Skip to main content
FilmFilm Reviews

‘Are You There God? It’s Me, Margaret’ review: Coming-of-age bliss

By May 3, 2023No Comments3 min read
Rachel McAdams as Barbara Simon, Abby Ryder Fortson as Margaret Simon, and Benny Safdie as Herb Simon in Are You There God? It’s Me, Margaret. Photo Credit: Dana Hawley

Starring Rachel McAdams and Abby-Ryder Forston, Are You There God? It’s Me, Margaret is a wholesome adaptation of Judy Blume’s 1970 classic.

For generations, Judy Blume’s middle-grade novel Are You There God? It’s Me, Margaret has been a staple in teaching adolescent girls the normalcy of menstruation, trying to fit in, and even questioning life. So without a doubt, Kelly Fremon Craig’s adaptation upholds the coming-of-age standards set in Blume’s work. And it does so without overly modernizing the story or tampering with the details that have made it such a beloved read for the last five decades.

Craig’s directorial debut, Edge of Seventeen, was the perfect stepping stone leading to this story about the anxiety-inducing affairs of being a sixth grader transitioning from city life to the suburbs. Abby-Ryder Fortson (Cassie from the first two Ant-Man movies) stars as Margaret Simon, and does exceptionally well embodying the awkwardness of a preteen.

Additionally, Rachel McAdams tackles the role of Margaret’s mom, Barbara, and has a more prominent position than in the book. Their healthy mother-daughter relationship is refreshing, and the added depth to Barbara’s character gives proper insight to Margaret’s struggle with choosing her religion and even how she feels comfort in her individualism. Also, McAdams deserves a nod for going from THE mean girl to attentive, delightful homemaker.

Kathy Bates as Sylvia Simon and Abby Ryder Fortson as Margaret Simon in Are You There God? It’s Me, Margaret. Photo Credit: Dana Hawley

“Don’t let New Jersey be too horrible.”

One relationship that remains consistent with the novel is Margaret’s closeness with her paternal grandmother, Sylvia (Kathy Bates). Their bond is pertinent to Margaret’s growth and personality, so it was great being able to see it done so well on screen. Bates steals just about every scene as Grandma Sylvia, as expected. And the fun-loving, fashionably embellished character detailed in the book is perfectly captured, here.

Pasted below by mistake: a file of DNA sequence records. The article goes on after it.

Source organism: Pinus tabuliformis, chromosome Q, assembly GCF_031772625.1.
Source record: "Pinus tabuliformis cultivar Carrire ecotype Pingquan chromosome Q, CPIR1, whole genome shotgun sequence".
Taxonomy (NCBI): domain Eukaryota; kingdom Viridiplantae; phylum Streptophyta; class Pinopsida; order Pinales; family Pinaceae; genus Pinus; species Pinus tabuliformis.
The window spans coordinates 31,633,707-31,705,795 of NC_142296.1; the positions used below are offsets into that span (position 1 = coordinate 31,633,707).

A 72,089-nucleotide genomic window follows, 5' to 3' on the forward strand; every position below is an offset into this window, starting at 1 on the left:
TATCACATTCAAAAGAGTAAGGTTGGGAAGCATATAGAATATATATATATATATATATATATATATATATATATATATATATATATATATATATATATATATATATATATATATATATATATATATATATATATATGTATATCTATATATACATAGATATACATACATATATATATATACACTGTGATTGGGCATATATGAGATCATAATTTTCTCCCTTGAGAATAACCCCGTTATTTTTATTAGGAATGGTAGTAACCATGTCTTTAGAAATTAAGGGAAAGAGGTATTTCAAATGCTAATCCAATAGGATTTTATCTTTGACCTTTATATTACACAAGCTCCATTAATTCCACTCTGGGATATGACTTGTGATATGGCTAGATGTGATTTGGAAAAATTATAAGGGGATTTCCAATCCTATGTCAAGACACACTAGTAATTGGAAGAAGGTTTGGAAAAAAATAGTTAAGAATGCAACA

While the story is likely most relatable to Gen X ladies due to the era it was first written, elements concerning puberty, bullying, and the search for spiritual guidance are timeless stressors in every young girl’s life. Plenty of Margaret’s experiences resonate with society today, and even in the places where it doesn’t, audiences should have no problem connecting to Margaret, thanks in large part to Fortson’s winning performance.

Are You There God? It’s Me, Margaret provides invaluable lessons on womanhood that deserve to be treasured, and insight on the core moments of both religious and secular upbringings that contrary factions seldom get to see. And as a bonus, the film’s art direction flawlessly encapsulates Mid-Atlantic, suburban culture in the 1970s. Complemented beautifully by Hans Zimmer’s secret weapon of a composition. For most people, Are You There God? It’s Me, Margaret is a pleasant, casual good time of a film. For young girls, it’s a must-see.

Are You There God? It’s Me, Margaret is in theaters now. Watch the trailer here.

Images courtesy of Lionsgate

Alyshia Kelly

Alyshia is the Interviews Editor for InBetweenDrafts. A self-proclaimed pop culture enthusiast, she watches B-movies in her spare time and hopes to make one some day. Apart from writing, she does freelance publicity and is fully immersed in the world of entertainment.

No Comments

Leave a Reply